On Assignment's Philip Alexiou talks with VOA reporter Julie Taboh about her experience meeting and covering Jack Andraka, a 16-year-old U.S. science prodigy who developed a breakthrough test for pancreatic cancer. The test is designed to detect the disease at its earliest stage -- a potentially major achievement in the field as pancreatic cancer is one of cancer's deadliest forms.

Tuesday, March 12, 2013

AMERICAN EXPERIENCE | Silicon Valley, Chapter 1 | PBS



AMERICAN EXPERIENCE | Silicon Valley, Chapter 1 | PBS

Led by physicist Robert Noyce, Fairchild Semiconductor began as a start-up company whose radical innovations would help make the United States a leader in both space exploration and the personal computer revolution, changing the way the world works, plays, and communicates. Noyce's invention of the microchip ultimately re-shaped the future. "Silicon Valley" premieres Tuesday, February 5, 2013 at 8/7C on PBS. Learn more: http://www.pbs.org/wgbh/americanexperience/films/silicon/

Monday, March 11, 2013

College Admission Roulette: Ask for Financial Aid, or Not?

College Admission Roulette: Ask for Financial Aid, or Not? By PAUL SULLIVAN, NYTimes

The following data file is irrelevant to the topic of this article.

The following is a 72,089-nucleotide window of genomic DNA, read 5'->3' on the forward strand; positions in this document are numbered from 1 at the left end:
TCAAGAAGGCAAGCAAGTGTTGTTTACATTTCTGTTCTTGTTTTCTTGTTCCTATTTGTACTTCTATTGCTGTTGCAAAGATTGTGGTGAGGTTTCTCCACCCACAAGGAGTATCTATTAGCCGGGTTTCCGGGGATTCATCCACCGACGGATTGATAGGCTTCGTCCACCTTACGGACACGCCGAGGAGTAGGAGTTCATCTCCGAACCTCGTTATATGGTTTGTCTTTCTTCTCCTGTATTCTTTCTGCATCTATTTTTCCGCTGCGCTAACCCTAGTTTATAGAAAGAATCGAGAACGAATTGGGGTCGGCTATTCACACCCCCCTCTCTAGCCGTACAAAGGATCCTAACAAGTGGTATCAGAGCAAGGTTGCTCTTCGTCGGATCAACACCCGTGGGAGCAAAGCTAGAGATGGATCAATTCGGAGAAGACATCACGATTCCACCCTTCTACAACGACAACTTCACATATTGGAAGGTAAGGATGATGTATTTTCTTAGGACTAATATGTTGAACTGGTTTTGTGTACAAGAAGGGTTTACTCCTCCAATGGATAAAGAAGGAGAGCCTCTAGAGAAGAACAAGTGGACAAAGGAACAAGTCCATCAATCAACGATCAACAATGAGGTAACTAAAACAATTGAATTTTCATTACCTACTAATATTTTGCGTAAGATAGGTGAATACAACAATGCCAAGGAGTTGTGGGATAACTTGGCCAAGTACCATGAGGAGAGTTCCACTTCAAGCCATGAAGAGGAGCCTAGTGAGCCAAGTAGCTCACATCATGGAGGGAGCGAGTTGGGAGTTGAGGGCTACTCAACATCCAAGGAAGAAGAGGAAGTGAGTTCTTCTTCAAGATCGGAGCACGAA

Parents of children trying to get into college have long used their wealth to try to sway admissions officers. But that doesn’t always work.

Sunday, March 10, 2013

YouTube Spawns Asian-American Celebrities



VOAVideo: YouTube Spawns Asian-American Celebrities

From movies and TV shows to songs on the radio, there have been fewer opportunities in traditional media for Asian-American entertainers. But the Internet, especially YouTube, has changed that. Elizabeth Lee reports from Los Angeles, a place that has seen an explosion of Asian-American YouTube celebrities.



uploadedTAAM: UPLOADED: The Asian American Movement (Official Trailer)

This documentary explores the visibility of Asian Americans in pop culture since the inception of new media such as YouTube. The documentary will focus on the current struggles and successes of important Asian Americans in the areas of music, film, and dance from both new media creators and long time industry professionals. website

Saturday, March 9, 2013

Happy SAT!

Ready for the Test!
Day of the Test:
  • Wake up fifteen minutes early to focus your thoughts.
  • Eat breakfast (skip the quad latte and Red Bulll--you'll crash during the test).
  • Bring Student ID